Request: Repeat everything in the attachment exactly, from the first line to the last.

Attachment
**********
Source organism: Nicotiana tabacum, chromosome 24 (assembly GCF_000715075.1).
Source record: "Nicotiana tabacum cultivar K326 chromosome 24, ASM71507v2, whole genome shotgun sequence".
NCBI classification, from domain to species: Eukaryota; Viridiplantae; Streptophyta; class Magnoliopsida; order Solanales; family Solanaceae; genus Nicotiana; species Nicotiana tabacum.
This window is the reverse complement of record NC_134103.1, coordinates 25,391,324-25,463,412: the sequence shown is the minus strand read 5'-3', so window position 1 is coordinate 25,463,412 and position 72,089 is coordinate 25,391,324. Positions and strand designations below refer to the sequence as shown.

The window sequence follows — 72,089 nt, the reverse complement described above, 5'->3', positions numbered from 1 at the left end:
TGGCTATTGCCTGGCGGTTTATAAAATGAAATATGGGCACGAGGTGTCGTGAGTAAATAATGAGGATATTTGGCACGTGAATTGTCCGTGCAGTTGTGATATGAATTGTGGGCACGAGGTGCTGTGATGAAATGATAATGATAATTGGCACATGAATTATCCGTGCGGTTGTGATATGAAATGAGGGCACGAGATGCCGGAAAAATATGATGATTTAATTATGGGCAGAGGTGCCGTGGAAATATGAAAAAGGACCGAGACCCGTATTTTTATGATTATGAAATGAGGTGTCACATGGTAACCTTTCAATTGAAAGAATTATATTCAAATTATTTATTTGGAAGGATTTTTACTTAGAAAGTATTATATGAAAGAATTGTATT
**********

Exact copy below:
Source organism: Nicotiana tabacum, chromosome 24 (assembly GCF_000715075.1).
Source record: "Nicotiana tabacum cultivar K326 chromosome 24, ASM71507v2, whole genome shotgun sequence".
NCBI classification, from domain to species: Eukaryota; Viridiplantae; Streptophyta; class Magnoliopsida; order Solanales; family Solanaceae; genus Nicotiana; species Nicotiana tabacum.
This window is the reverse complement of record NC_134103.1, coordinates 25,391,324-25,463,412: the sequence shown is the minus strand read 5'-3', so window position 1 is coordinate 25,463,412 and position 72,089 is coordinate 25,391,324. Positions and strand designations below refer to the sequence as shown.

The window sequence follows — 72,089 nt, the reverse complement described above, 5'->3', positions numbered from 1 at the left end:
TGGCTATTGCCTGGCGGTTTATAAAATGAAATATGGGCACGAGGTGTCGTGAGTAAATAATGAGGATATTTGGCACGTGAATTGTCCGTGCAGTTGTGATATGAATTGTGGGCACGAGGTGCTGTGATGAAATGATAATGATAATTGGCACATGAATTATCCGTGCGGTTGTGATATGAAATGAGGGCACGAGATGCCGGAAAAATATGATGATTTAATTATGGGCAGAGGTGCCGTGGAAATATGAAAAAGGACCGAGACCCGTATTTTTATGATTATGAAATGAGGTGTCACATGGTAACCTTTCAATTGAAAGAATTATATTCAAATTATTTATTTGGAAGGATTTTTACTTAGAAAGTATTATATGAAAGAATTGTATT